In Judaism, we know the power of the spoken word.
We will shortly be recognizing the 50th anniversary of Mississippi Freedom Summer, the historic campaign to register as many African-American voters in Mississippi as possible. As was the case in many elements of the march for civil rights, Jews played a prominent role. As Cheryl Greenberg writes in Troubling the Waters: Black-Jewish Relations in the American Century, “It is significant that…a disproportionate number of white civil rights activists were [Jewish]...Jewish agencies engaged with their African-American counterparts in a more sustained and fundamental way than did other white groups largely because their constituents and their understanding of Jewish values and Jewish self-interest pushed them in that direction.” In what was ultimately referred to as Mississippi Burning, during Mississippi Freedom Summer three civil rights workers, including James Chaney, a local Black activist, together with Michael Schwerner and Andrew Goodman, two New York Jews, were murdered by Klansmen for their participation in the organizing efforts.
While there were certainly remarkable moments of Jewish opposition to slavery and many instances of historical solidarity, if one can speak of a high point for Black-Jewish relations, the period of the 1960s would certainly be that moment: freedom rides, voter registration drives, marches, the leadership of Abraham Joshua Heschel and the address of Rabbi Joachim Prinz, president of the American Jewish Congress, at the 1963 March on Washington. While certainly there were also many Jews who opposed Jewish (and most often Northern) intervention in Southern affairs (often for practical rather than ideological reasons), this summer we can think back to a time when both individual Jews and the organized Jewish community often stood shoulder to shoulder with African-American friends and strangers, sometimes risking their own wellbeing in the process.
It is with this anniversary in mind that I was deeply troubled by the comments ascribed to Donald Sterling, who by the time this goes to print will likely be the former owner of the LA Clippers. As was widely reported in the press, Sterling, who is Jewish, was recorded making racist about African-Americans.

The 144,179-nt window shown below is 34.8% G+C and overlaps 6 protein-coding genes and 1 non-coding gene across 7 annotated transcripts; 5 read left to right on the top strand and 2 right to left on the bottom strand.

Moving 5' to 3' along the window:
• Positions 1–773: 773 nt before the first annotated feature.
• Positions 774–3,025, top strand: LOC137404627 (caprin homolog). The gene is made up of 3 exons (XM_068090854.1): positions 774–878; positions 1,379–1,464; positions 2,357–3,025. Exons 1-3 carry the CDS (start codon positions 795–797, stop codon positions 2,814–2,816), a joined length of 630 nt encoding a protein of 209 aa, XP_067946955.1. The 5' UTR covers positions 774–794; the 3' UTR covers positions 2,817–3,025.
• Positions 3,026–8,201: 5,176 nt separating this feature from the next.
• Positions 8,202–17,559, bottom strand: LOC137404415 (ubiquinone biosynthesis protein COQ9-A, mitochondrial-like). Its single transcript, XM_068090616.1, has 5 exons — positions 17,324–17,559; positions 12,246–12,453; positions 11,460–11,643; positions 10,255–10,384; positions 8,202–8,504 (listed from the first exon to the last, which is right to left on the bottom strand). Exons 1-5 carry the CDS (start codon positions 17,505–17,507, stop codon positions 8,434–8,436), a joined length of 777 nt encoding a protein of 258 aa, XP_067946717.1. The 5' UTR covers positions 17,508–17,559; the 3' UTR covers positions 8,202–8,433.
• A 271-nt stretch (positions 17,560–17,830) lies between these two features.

While I was appalled, I was not surprised. Though I think it is with lessening frequency, it is not uncommon in our own Jewish community to hear racially insensitive epithets. Sometimes we excuse the language on account of the age of the individual using the offensive term (although the issue is not limited to the older population) and sometimes we assume the term is used in jest and that deep down the individual is not bigoted. It may be true that our friends and family who use these terms don’t in fact harbour prejudice. Yet, in Judaism, both from our history and our texts, we know the power of the spoken word. On the negative side, we know that our darkest moments began not with the raising of the sword, but with the utterance of words. More positively, we understand that words create worlds. It is with the speaking of words that God creates.
In one of my most memorable programs at Beth Tzedec, a few years ago, together with our youth director Andre Ivory, I brought a bus load of teens to the American South. One of the trip’s themes was Black-Jewish relations. Led in conversation by Andre, who is African-American, our group was able to explore the sometimes wonderful and sometimes tragic relationship between these two communities. The conversation was difficult. However, it was clear to me that these kids understood that, despite differences, we must speak of the other with respect and without ever resorting to the kinds of names that when directed at us we reject. I can only hope that the rest of our community learns to speak in the same way.